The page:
Dec. 15, 2015 | By Michael Schmitt
I ride the BNSF 1260 train into Chicago each weekday morning. Today the train was 7 minutes late picking me up at Belmont but on-time into Chicago. This isn't uncommon: I expect to wait 5-15 minutes every morning. In fact, the 1260's reliable unreliability was one of the reasons I built Is Metra Late, to know when I could sit at home a bit longer before heading out to catch the train.
I'd guess this experience isn't too far off from most regular commuters on Metra. That's why Metra's monthly On Time Performance reports are a joke for many riders. The numbers for November are no different. Somehow Metra thinks they achieved 96.8% on-time performance last month, which I have a hard time believing.
I'm not alone, either. "It's always late," said one Heritage Corridor commuter in 2011. Such riders "have difficulty understanding how Metra can tout one of the best on-time performance records in the country when that claim runs counter to their experiences," commented the Chicago Tribune.
So what gives? Are we nuts, or is Metra clueless?
The first thing a lot of people don't know is Metra (and most of the railway industry) defines "on-time" as arriving at less than 6 minutes late at the final destination. So, what happens if we change that definition to "late" meaning, you know, not on time? (Fun fact: if you're 5 minutes late to catching your train, you still miss your train.)
|METRA (<6 min rule)||Is Metra Late (0 min rule)|
|Line||Peak Period||Total||Peak Period||Total|
|North Central Service||97.30%||96.10%||75.93%||80.25%|
|Rock Island District||96.90%||97.10%||61.93%||69.97%|
As you can see, that changes matters a bit.
But, to be fair to Metra, arriving to work 2 minutes late isn't really that big a deal. Let's examine that other part of their "on-time" definition: final destination.
I arrived in Chicago on-time today, but waited 7 minutes on the Belmont platform. That 7 minute delay disappears in Metra's reports because by the time the train reached its final destination, it was on-time. This effectively ignores half of each rider's experience with Metra, and it may be the experience riders most remember: waiting in the snow, waiting in the rain, waiting in the heat.
One way to get at representing delays before a train's final destination is an average delay while in operation:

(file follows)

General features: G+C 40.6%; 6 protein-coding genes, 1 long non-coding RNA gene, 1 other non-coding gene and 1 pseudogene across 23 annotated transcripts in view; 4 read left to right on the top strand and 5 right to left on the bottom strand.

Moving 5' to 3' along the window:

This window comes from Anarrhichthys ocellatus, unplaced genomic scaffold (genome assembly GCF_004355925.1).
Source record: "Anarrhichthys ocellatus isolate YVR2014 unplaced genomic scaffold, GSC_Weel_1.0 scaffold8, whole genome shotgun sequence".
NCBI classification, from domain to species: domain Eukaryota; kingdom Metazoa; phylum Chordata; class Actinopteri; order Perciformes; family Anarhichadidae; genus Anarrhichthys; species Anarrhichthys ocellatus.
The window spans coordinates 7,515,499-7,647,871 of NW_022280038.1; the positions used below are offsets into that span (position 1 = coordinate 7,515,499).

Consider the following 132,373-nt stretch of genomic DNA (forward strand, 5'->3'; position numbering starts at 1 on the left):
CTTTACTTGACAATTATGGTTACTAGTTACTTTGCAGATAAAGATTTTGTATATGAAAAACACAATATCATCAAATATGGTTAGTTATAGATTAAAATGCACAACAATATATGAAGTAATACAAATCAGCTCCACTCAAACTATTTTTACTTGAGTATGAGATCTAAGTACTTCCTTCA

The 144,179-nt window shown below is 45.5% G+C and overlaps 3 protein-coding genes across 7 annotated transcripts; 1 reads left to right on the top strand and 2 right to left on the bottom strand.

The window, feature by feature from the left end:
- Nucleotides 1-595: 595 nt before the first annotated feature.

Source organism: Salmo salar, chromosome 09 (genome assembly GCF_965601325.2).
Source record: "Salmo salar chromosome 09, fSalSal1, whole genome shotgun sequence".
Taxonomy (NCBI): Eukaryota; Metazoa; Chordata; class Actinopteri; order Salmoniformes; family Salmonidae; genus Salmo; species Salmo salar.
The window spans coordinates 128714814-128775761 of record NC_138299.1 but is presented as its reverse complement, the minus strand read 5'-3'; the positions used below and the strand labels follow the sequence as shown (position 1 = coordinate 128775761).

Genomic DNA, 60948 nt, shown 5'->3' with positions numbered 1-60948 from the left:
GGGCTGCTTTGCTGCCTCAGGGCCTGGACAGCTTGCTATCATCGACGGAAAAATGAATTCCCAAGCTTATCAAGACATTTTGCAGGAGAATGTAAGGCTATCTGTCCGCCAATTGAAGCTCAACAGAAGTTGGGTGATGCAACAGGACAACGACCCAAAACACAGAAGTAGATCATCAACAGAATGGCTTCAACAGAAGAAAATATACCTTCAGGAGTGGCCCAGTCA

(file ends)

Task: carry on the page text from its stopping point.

|Avg Delay while operating (Nov. 2015)|
|Line||Avg: 0 min||Avg: 1-6 min||Avg: 6+ min|
|North Central Service||0.64%||95.54%||3.82%|
|Rock Island District||2.80%||94.32%||2.89%|
Most trains are, at any given moment, running late (if you define "late" as more than 0 minutes). And on most lines more trains ran "late" (if you define "late" like Metra does) than were running 0 minutes late.
Finally, I think it's helpful to see how many riders were delayed in November, not just trains. Some trains simply carry more people than others and when they run late, it has a bigger impact.
Using the 2014 numbers provided by the RTA and assuming ratios are the same (i.e., that 89% of BNSF inbound riders get on in the AM peak period), here's what we get with November in terms of how many riders were on-time (and here we'll use Metra's definition of "late"):
|% of riders on-time (Nov. 2015)|
|Line||Total||AM Peak||Midday||PM Peak||Evening|
|North Central Service||95.41%||97.18%||98.17%||95.46%||66.81%|
|Rock Island District||95.25%||94.25%||95.36%||96.59%||92.52%|
Why bother with all this? At the end of the day, we're talking about arriving a couple minutes late on a (relatively) affordable form of transportation. Isn't this all a little petty?
Not at all. I don't object to getting home a few minutes late - that's just going to happen sometimes. What I object to is Metra's insistence on continuing to damage its reputation among riders with self-congratulatory performance reports.
If, as a Metra rider, you feel Metra is always late and then you see Metra trumpeting its near-perfect on-time record, you either feel nuts or see Metra as clueless.
This does not engender goodwill. This does not encourage riders to provide helpful feedback. You wonder why no one shows up at your meetings, Metra? We wonder why you think we would, when we either think our opinion is wrong or that you're hopelessly clueless.
Please be honest when things go wrong, Metra. Trust your riders to be understanding and patient. And believe your riders when they say reality does not match your 97% numbers.